Yes. The indiscriminate release of more than 1,000 Bt hybrids is a major concern. Farmers find it impossible to make an informed decision from the randomly available brands. Additionally, there is no discipline in Bt hybrid brands available in the market. There are several cases of spurious and unknown Bt hybrid brands. There are also instances of many Bt hybrid brands sold in regions for which they were not approved by the Genetic Engineering Approval Committee. Apart from approving the GM event for environmental release, the ministry of environment also approves each of the individual Bt hybrids. The identification of varieties and hybrids suitable for specific regions was always in the domain of the ministry of agriculture, but not in the case of Bt hybrids.
If India were to approve straight varieties of Bt seeds, who would make them? Perhaps India did not want to give Monsanto a monopoly so it allowed other companies to make hybrids using the technology? How have they managed to come out with straight seeds in other countries?
Monsanto preferred Bt hybrids in India as a means of “value capture”, since farmers cannot reuse the seeds. In all other countries where the number of farmers is small, Monsanto transferred the genes into the local straight varieties and a Monsanto agreement form is signed by farmers that they would not reuse the seeds. In China and Pakistan, where the number of farmers is huge, the agreement form system was not acceptable. China’s public sector research system succeeded in developing it own Bt in straight varieties and went ahead with commercialisation. As a result, Monsanto does not have much of a presence in China now. Pakistan refused to take the technology in hybrids and Monsanto does not have a presence there either. Some public sector researchers in India, such as from Central Institute for Cotton Research and University of Agricultural Sciences, Dharwad, have developed Bt in straight varieties and are in various stages of regulatory testing. This process may take a couple of years.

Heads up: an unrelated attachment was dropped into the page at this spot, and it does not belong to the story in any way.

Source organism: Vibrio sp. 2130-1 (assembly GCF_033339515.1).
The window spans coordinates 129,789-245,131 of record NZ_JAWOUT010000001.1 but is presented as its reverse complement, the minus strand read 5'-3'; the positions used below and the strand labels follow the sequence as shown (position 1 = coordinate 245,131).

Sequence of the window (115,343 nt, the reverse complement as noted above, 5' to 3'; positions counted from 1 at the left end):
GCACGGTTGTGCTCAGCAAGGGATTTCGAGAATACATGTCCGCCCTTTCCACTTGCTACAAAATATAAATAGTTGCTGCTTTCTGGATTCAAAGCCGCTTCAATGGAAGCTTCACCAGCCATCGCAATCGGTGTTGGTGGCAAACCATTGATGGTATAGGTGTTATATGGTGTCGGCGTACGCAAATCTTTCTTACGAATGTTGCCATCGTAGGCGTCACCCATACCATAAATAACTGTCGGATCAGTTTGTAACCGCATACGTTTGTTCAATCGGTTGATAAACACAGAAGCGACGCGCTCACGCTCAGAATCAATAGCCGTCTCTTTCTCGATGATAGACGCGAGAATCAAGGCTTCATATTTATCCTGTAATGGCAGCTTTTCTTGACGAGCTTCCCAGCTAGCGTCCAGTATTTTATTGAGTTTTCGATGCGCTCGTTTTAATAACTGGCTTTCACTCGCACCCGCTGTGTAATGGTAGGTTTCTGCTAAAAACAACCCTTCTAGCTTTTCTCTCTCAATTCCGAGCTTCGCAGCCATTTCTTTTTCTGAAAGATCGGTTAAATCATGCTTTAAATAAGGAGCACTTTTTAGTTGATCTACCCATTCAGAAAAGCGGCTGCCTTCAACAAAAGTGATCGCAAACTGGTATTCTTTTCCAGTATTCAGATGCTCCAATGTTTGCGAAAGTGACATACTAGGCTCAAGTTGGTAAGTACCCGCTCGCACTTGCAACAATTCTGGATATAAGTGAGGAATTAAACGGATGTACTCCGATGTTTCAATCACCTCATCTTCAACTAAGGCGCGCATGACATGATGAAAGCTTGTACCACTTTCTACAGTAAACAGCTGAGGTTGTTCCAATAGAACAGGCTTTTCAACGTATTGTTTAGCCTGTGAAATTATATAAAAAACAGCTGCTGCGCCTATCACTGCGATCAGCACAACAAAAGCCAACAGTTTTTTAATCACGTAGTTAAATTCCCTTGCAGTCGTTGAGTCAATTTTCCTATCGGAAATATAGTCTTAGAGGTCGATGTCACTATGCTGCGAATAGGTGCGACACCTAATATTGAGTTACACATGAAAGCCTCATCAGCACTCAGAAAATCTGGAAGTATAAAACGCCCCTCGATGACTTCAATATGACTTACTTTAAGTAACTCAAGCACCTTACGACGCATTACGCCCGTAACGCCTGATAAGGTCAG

You have said the bollworm is all set to make a comeback because it has developed immunity to the Bt gene.
I have never said bollworms have developed resistance or immunity. This is, however, a major concern for the sustainability of Bt cotton technology. What can be done urgently from among the current available options would be to identify only a few straight varieties, and using these, establish long-term sustainable crop-health management ecosystems with the least possible pesticide interventions. Insect-resistant GM cotton with new genes will continue to be one of the viable options for efficient and effective pest management.
Is it true that fertiliser use has almost doubled in a few years, suggesting a loss of fertility of the soil where Bt cotton has been cultivated?
The need for enhanced fertiliser use is not really about Bt cotton. It is about the continuous cultivation of hybrids with excessive vegetative vigour, in the same field, year after year, especially without replenishing the soil. Such practices progressively deplete the soil of nutrients.
Do you agree that Bt cotton has failed in rain-fed areas? Has Bt technology anything to do with requirement of water and fertilisers?
It would not be correct to say Bt cotton has failed in rain-fed areas. Bt technology is not connected with farmer suicides or with enhanced requirement of fertilisers or water. The problem is with late maturing hybrids that do not perform well owing to the late-season moisture deficit in shallow soils, especially when they are sown late. Farmers in rain-fed regions are compelled to choose from a long list of Bt hybrids, most of which are late maturing, sucking pest-susceptible hybrids, that are unsuitable for rain-fed regions.
What are the lessons from the 10 years of Bt cotton?
Indiscriminate use of any technology becomes rate-limiting and counter-productive. This was the lesson we refused to learn with the misuse and overuse of synthetic pyrethroids in India between 1980 and 1995, and now we are repeating the mistakes with Bt cotton.